City Young
2002 Young
2003 Young
Bay St.
2007 Young 

Dispersal of Young Barred Owls {Partially updated 15 Mar 09--still a work in progress}

Jim Mason's thesis was based on tracking young Barred Owls as they leave their natal territories. He compared the dispersal and survivorship of young owls born in the suburbs to those born in more rural areas.
     In 2002 we tagged the first two young Barred Owls before they left their nest areas. One of these birds disappeared (probably died), while the other mated and hatched three young in 2004. (A raccoon killed the young.) See maps of 2002 birds.

     In 2003 we put radios on eight young--two in the country and six in the city. The two country young were still transmitting when the batteries in their radios died. All the city young were killed by cars (three) or we lost signal from them.
     In 2004 we followed 10 young birds in the suburbs and two in the country. Nine were tagged in or around their nests, while the 10th was a young bird that happened to be spotted by a neighbor as it wandered through Myers Park. This bird was trapped and outfitted with a transmitter and thus joined the study group, even though we don't know which nest it came from.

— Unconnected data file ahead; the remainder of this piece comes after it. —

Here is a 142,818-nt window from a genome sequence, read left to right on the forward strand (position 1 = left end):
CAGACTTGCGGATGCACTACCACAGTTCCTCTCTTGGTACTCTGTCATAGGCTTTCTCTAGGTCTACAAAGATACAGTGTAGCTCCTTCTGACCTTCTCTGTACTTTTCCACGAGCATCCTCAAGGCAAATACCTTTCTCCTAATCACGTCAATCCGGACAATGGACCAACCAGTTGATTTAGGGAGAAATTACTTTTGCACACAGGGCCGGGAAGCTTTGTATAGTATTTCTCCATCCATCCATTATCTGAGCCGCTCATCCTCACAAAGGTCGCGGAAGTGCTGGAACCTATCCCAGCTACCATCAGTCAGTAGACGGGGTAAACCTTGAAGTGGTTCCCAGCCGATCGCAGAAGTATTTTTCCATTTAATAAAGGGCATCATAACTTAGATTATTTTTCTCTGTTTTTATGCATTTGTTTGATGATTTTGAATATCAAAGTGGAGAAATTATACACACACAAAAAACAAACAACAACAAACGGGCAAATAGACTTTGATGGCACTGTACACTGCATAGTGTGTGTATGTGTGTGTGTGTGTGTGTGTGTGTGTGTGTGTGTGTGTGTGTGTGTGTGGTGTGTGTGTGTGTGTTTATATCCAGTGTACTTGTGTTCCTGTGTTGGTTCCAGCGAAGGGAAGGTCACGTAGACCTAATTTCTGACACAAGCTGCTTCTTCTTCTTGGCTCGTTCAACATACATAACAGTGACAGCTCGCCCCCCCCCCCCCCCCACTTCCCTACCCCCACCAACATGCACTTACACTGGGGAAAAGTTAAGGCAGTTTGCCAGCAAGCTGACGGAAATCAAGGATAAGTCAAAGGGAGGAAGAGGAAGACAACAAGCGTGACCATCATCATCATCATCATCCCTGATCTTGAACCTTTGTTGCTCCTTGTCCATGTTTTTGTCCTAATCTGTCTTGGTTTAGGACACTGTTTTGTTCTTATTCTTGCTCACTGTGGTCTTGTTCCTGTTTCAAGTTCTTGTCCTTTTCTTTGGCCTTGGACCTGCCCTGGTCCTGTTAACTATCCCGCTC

Of these birds, one settled down in a neighboring territory and attempted, unsuccessfully, to breed in 2006. She was killed by a car before the '07 breeding season. A second bird settled down and appeared to be mated going into the '07 breeding season when the battery in the transmitter died.
     In 2005, a season that was experienced terrible reproductive output due to heavy rain, we only tagged one young bird (in Latta Park). We lost the signal from that bird not long after it began to disperse.
     In '06 we tagged two young in the country (Harrisburg). One of these was found dead in early winter and we lost the signal on the other. One young was tagged in town. The signal was lost on this bird shortly after dispersal. These lost signals mean either that the bird was hit by a car and the radio broken in the process, or the bird wandered out of the area we covered in searching for it.
     In '07 we tagged two young in Reedy Creek Nature Preserve and two at the Nature Museum in suburban Charlotte. One of the Reedy Creek young made it 14 miles from his nest to Monroe, where it was killed in by a car. The two city young have settled down. "Sterling" is over in Grier Heights, and "Chilly" has found a mate and is nesting along Brandywine somewhere
     No young were tagged in 2008


To see where all the city young are  now, click here. To see the travels of each bird, click on their links below.

The city nests where we banded young were:

Bromley (2 young) Bromley 1 and Bromley 2

Bay St. (2 young) Map "Bay St."

Ardsley, Latta Park (the Berkeley pair), the Nature Museum at Freedom Park, and Queens Rd East. The movement of the young from these four nests are combined in the "Nature Museum" map.

The Cumberland young is still hanging around home, so it doesn't have a map yet.